Reducing absenteeism rates is a top priority for nearly every company and for good reason. Absenteeism has a negative impact on profits, productivity, and morale of the workforce as a whole. Aside from the actual employee where the absenteeism originates, a trickle effect happens to the employees who are filling in for an absent coworker. They are less productive, less engaged, and sometimes feel under-appreciated and can burn out more quickly.
Not to mention, every year, the costs of absenteeism surpasses $1 billion dollars in almost every industry. No company is immune to its effects. Companies with employees who have higher levels of education and experience pay an even higher price when employees are absent.
To make an impact on rates of absenteeism, employers and HR managers need to understand the root causes and take action to correct them. Here are the top causes of absenteeism in the workplace.
A Poor Relationship with Their Supervisor or Manager
Employees who don’t feel appreciated or understood by their direct superior are more likely to miss work. This is especially true if they are experiencing a personal hardship that requires they take time off or the need to seek support resources. When employees are worried their job may be in jeopardy because of a manager who lacks empathy or understanding, they are more likely to become disengaged, keep their problems to themselves, and stay home when the stress gets to be too much.
The responsibility of providing care to a loved one who is ill or disabled is one of the top causes of absenteeism in the United States. More than half the workforce is providing care for a loved one in some capacity, and they spend an average of 24 hours a week engaged in those caregiving duties. Working caregivers indicate that caregiving is their biggest stressor; however, most do not share this stress with their employer for fear of missing advancement opportunities or even being terminated. Working caregivers encompass every age, socio-economic, gender, and racial demographic. In fact, 25% of caregivers are millennials who are sometimes caring for more than one person such as a grandparent and child of their own. Tasks such as missing work to take a loved one to a medical appointment, coordinating care, or searching for professional resources can seem simple, but over time they lead to increased levels of stress.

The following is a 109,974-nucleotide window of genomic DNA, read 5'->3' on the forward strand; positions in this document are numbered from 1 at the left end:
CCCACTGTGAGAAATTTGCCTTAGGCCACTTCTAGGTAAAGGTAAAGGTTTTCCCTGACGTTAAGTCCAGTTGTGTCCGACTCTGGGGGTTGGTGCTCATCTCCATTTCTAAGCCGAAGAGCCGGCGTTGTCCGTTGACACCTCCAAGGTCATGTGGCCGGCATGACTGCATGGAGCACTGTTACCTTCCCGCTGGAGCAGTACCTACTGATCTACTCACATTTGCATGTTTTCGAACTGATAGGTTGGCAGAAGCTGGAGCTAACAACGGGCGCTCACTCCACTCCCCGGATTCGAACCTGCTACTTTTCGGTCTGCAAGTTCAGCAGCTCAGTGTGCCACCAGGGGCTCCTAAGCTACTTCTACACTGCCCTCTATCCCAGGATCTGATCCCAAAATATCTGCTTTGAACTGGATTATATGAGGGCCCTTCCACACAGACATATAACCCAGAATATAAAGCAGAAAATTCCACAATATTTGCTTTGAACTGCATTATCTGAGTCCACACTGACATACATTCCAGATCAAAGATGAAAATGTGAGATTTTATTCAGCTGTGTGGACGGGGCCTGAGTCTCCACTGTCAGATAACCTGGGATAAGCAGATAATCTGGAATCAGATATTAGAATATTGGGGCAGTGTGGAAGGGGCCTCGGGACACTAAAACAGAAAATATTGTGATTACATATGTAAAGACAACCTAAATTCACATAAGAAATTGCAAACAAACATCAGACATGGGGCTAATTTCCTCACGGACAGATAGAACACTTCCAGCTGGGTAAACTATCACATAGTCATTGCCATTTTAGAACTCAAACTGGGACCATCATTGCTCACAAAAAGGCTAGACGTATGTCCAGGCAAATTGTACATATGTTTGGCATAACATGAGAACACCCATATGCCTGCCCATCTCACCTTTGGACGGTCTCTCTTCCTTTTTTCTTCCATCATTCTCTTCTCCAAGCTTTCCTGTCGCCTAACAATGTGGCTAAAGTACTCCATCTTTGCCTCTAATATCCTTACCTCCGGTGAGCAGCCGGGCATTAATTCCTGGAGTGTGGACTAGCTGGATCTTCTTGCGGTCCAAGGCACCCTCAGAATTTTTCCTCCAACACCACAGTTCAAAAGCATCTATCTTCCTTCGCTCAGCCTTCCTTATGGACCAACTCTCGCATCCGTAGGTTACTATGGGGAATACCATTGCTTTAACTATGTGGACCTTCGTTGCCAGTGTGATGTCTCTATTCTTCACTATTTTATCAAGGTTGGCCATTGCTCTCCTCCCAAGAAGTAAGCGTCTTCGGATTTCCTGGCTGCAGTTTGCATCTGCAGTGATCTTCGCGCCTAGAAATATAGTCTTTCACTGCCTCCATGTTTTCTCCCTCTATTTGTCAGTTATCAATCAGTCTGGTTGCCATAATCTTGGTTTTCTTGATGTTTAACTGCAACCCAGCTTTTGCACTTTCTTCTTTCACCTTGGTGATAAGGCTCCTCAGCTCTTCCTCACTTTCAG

Stress or Burnout
High levels of stress and a poor work-life balance are another cause of absenteeism. When employees are engaged in meeting or exceeding expectations at work, this sometimes leads to longer hours and less attention to other responsibilities such as family or even physical well-being. The reverse can also be true. Employee responsibilities at home can lead to decreased energy and engagement at work. Both of these scenarios can leave workers feeling like they aren’t meeting expectations, plunging morale and forcing absenteeism. This can be exacerbated by a work culture that doesn’t acknowledge the importance of self-care or recognize common stressors. The usual suspects of stress include caregiving duties as discussed above, critical health events, or financial challenges.
Illness or injury
Unfortunately, unexpected physical illness or injury can occur without notice, leaving employees no choice but to miss work. This can be a result of their own injury or illness or that of a loved one. A diagnosis of a physical disease can be devastating emotionally as well, leaving employees worried about many unknowns of how they will manage the future. Employers can do things to try to keep employees at peak health so they may minimize the risk of developing certain preventable illnesses such as wellness programs or gym discounts. Some diseases such as cancer, infections, and neuromuscular diseases, though, are sudden and unexpected causes of absenteeism that employers can do very little about. Giving employees the time they need to recover or help loved ones and reiterating the support opportunities and resources available to them makes all the difference.
Many of the causes of absenteeism can be minimized by offering a combination of resources, support, and solutions such as Connected Caregiving powered by alska. Additionally, educating management on how to be supportive, empathetic, and proactive in making employees aware of the solutions available creates a culture of caring. When employees know what to expect, should a crisis occur, they are less likely to feel increased stress regarding job security and more likely to feel confident and able to handle the tasks at hand. Creating an environment of support and encouragement increases the likelihood employees will want to come to work or return when they are able.